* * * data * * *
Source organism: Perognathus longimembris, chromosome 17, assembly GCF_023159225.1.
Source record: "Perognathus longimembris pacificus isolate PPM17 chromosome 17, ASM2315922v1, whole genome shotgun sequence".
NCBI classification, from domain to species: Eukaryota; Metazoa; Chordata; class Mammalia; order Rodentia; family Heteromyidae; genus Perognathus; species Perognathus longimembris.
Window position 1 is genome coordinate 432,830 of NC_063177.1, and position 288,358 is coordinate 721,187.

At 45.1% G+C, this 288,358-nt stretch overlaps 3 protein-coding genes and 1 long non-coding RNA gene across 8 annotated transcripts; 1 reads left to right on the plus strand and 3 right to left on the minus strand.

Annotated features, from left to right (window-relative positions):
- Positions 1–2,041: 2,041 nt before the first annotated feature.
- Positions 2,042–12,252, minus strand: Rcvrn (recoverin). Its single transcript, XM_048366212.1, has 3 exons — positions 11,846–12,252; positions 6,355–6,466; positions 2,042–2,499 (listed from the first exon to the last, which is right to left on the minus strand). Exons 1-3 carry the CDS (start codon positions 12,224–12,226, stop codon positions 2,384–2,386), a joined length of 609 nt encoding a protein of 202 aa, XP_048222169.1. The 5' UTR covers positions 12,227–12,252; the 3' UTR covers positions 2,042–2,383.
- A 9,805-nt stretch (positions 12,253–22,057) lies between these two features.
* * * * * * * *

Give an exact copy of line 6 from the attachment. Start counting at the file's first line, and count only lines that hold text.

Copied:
Annotated features, from left to right (window-relative positions):